We left because we wanted to be honest with ourselves. We left because we wanted to be honest with our kids. We left because we were only staying for fear of the consequences from leaving. It was hard to leave. But it was harder to stay. In my head, I was exploring for the first time the possibility that this life is all we have. This is a terrifying thought for anyone experiencing it for the first time, but a sobering one as well. If this was it, I wasn’t spending another minute living for the sake of someone else.
Believing/practicing Mormons don’t usually understand this. They are not well equipped to empathize with what it is like to doubt or disbelieve. When counseling a doubter, they often offer up a solution tantamount to saying “You’re having a faith crisis? Have you tried NOT having a faith crisis?” It sounds an awful lot like telling a cancer patient to stop having cancer. And this has been the hardest part (for me at least). The Church created a culture that discredits and marginalizes defectors to the point that orthodox members cannot understand how anything could exist that would make you abandon your faith.
But if there is anyone out there listening, please trust me when I tell you that there most definitely are things out there. There are things you may think you know, but the real story has been sugar coated and propagandized into a story as clean and neat and perfect as only a fairy tale could be told. The reality is far from what you have been told and taught and you/we have been forbidden from looking for more information outside authorized church publications. But a peek behind the curtain reveals terrible and heartbreaking truths. It reveals reality.
I won’t go into details. I don’t want to turn off any perspective readers and risk being seen as a church critic. Although I am critical of the church internally, I don’t think mudslinging is the most effective method of sharing an important message. See the CESLetter.org if you ever become curious (I encourage you to become curious).
Now what? What becomes of my relationship to the church? Do I hope for change? Do I hope for more transparency? Do I wait for church leaders to give credence to my doubts? Do I hope family and friends awake to the same terrifying realization that their world view may not be as clean and neat as they have perceived? Do I hope for the demise of the church?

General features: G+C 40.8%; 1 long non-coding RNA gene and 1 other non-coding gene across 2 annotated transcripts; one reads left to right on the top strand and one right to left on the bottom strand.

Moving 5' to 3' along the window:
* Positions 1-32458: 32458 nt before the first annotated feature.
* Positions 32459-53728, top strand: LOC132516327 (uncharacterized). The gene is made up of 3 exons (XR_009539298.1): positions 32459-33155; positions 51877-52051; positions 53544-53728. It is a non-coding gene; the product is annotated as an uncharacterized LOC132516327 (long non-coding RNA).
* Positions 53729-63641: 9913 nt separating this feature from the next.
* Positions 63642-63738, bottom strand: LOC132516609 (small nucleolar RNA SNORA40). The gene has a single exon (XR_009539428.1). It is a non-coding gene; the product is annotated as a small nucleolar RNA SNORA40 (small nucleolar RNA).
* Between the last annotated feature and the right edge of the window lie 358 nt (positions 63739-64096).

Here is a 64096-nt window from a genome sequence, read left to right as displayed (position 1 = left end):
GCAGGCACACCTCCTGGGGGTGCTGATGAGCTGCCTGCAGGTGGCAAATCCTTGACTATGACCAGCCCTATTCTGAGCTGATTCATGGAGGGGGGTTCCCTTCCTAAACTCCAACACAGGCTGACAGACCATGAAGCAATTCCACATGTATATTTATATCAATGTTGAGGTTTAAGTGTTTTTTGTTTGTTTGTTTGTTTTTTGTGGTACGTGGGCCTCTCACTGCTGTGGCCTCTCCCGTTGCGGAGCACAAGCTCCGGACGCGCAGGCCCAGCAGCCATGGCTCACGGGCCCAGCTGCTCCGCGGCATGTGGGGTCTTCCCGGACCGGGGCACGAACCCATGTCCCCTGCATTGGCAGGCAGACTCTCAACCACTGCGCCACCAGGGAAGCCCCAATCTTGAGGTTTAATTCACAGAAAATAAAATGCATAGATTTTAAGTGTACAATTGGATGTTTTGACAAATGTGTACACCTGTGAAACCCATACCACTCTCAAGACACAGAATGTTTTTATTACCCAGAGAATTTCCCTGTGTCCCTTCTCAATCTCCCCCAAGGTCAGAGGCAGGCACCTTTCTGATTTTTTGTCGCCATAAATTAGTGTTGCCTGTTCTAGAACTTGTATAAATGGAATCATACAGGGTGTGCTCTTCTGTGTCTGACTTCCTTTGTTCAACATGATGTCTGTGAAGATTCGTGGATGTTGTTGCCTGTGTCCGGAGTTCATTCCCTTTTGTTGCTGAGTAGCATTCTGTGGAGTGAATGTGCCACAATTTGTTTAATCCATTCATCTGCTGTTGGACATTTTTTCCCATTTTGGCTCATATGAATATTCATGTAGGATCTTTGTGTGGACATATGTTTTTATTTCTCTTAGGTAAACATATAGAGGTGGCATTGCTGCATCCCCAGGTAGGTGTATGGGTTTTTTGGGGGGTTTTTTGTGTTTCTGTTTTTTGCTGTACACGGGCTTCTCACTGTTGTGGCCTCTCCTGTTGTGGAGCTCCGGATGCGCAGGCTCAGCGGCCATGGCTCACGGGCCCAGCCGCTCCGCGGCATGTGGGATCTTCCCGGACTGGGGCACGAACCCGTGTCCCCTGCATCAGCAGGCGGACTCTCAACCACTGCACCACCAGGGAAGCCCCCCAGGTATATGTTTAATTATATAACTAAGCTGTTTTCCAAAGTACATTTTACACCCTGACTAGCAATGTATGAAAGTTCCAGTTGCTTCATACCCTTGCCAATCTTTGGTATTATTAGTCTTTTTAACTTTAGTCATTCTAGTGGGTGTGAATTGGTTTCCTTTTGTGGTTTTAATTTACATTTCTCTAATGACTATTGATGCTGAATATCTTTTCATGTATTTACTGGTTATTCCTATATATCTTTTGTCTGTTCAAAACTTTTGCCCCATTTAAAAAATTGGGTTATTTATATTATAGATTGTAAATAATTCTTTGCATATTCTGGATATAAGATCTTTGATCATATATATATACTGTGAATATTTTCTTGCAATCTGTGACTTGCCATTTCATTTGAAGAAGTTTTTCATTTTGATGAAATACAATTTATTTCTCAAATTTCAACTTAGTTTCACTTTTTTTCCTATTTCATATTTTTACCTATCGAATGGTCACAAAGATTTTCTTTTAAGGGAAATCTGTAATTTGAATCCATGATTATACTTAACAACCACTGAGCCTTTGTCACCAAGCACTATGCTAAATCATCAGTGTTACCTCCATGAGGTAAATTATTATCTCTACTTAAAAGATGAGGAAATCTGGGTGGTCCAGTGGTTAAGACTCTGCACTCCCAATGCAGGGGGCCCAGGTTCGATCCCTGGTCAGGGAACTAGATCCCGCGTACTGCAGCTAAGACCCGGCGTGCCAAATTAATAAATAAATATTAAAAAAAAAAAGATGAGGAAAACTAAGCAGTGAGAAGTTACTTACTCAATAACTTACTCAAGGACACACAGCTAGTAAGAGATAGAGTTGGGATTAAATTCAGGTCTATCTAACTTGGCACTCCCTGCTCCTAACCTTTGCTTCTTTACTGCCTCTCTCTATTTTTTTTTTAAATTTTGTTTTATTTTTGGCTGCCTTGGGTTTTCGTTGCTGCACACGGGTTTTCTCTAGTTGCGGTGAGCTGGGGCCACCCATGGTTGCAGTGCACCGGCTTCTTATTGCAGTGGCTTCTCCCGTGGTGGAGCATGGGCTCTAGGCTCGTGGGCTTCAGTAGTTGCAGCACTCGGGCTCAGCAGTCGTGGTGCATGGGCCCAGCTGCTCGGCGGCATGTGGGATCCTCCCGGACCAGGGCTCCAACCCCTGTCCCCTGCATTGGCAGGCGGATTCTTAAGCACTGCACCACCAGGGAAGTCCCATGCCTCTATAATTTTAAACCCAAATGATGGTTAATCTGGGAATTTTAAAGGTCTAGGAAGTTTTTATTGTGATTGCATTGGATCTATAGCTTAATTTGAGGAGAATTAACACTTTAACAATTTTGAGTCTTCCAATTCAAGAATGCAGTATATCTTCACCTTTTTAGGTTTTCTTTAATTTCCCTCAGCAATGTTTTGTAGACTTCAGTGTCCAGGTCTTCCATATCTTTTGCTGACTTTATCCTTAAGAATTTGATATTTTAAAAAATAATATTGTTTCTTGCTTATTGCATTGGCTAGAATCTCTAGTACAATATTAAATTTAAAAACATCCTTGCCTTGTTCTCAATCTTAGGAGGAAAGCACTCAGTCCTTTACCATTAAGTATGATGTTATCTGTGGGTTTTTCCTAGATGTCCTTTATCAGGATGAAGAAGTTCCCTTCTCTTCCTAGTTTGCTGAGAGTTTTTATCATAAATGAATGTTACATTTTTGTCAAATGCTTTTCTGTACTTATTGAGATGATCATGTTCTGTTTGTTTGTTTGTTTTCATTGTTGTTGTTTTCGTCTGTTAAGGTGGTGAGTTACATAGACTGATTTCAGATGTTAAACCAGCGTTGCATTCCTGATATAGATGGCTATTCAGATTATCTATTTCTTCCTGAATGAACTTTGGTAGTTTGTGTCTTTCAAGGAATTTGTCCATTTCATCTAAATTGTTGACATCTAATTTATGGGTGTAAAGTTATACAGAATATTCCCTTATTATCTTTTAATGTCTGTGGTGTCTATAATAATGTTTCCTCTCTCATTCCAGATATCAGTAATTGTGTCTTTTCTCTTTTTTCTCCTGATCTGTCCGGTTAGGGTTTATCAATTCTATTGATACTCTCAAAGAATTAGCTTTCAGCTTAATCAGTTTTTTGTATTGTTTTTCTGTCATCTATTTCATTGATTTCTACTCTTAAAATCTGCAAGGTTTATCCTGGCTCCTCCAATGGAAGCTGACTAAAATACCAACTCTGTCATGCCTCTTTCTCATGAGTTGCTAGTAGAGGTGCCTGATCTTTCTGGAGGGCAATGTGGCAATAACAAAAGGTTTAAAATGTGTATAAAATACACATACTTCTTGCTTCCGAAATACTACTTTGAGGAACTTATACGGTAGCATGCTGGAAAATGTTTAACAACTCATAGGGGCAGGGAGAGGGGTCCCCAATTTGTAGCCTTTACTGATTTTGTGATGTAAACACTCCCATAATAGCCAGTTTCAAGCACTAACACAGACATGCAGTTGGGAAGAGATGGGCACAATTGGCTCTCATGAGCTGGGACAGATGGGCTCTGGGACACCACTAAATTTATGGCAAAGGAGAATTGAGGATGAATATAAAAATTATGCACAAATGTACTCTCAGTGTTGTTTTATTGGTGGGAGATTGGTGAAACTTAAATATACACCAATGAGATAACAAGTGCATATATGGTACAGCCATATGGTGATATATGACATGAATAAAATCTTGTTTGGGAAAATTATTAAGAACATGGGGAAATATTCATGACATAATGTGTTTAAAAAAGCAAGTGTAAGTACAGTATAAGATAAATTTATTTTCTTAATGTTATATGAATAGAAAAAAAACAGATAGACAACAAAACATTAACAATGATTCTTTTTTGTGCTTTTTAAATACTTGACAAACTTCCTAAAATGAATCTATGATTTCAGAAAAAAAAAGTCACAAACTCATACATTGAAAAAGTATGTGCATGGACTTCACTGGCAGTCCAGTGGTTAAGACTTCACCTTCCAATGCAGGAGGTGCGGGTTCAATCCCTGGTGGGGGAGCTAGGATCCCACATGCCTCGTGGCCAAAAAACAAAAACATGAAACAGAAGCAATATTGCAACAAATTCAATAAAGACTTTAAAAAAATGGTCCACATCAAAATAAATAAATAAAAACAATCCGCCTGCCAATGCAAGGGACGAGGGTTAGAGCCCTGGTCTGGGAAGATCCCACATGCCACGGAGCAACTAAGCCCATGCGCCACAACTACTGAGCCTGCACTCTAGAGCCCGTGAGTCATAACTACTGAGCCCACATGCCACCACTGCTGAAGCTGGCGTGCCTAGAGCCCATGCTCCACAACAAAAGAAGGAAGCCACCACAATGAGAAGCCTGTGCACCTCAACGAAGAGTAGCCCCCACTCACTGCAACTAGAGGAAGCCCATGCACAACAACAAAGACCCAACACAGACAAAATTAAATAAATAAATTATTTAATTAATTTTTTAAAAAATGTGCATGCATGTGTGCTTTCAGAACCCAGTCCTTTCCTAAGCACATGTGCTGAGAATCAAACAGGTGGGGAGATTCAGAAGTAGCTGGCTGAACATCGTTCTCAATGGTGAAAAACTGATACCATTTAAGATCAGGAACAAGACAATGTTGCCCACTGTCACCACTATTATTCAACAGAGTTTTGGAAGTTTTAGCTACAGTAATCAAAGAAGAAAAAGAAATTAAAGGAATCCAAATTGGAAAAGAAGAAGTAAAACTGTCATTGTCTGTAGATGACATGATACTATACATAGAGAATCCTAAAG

I don’t know.
I only know that the predicted misery, loneliness, and confusion that was supposed to accompany my ‘apostasy’ has only ever come to fruition inasmuch as:
- It has been miserable being around people who seem to be more hurt by my leaving the church than I am hurt by my own loss of faith. This didn’t happen to you nearly as much as it happened to me. I didn’t leave to hurt you and it is not your fault. It really has very little to do with you.
- Friends and family have been unwilling to meet me on the field of reasonable conversation and have left me alone with unable to genuinely express myself. They have quarantined me for fear of becoming contaminated. Losing your faith leaves you lonely enough without also losing your community.
- General church leadership has left me confused as to why the discovery of institutional improprieties leaves the discoverer guilty of apostasy rather than the institution itself. It’s confusing to me why the exploration of historical church sins makes me guilty of a despite to sin.
From here I move forward. I’m excited to build campfires with my kids and go wakeboarding with friends. Frosty Freeze raspberry milkshakes beckon me to abandon my diet and to throw in some onion rings just for fun. Bike rides around the neighborhood.
The season is young and I have so many new memories to make. Now that my weekends have exactly doubled in duration, I’ll have more time to make them.
You wrote this three years ago. I am now where you were then. Tell me, is this going to get any easier?
Why is it that we all seem to go through those same emotions. As I read your transitioning out of the church I knew exactly the feelings you felt. I hope there is light at the end of the tunnel. Thanks for posting your story. It helps!
This is great, Scott.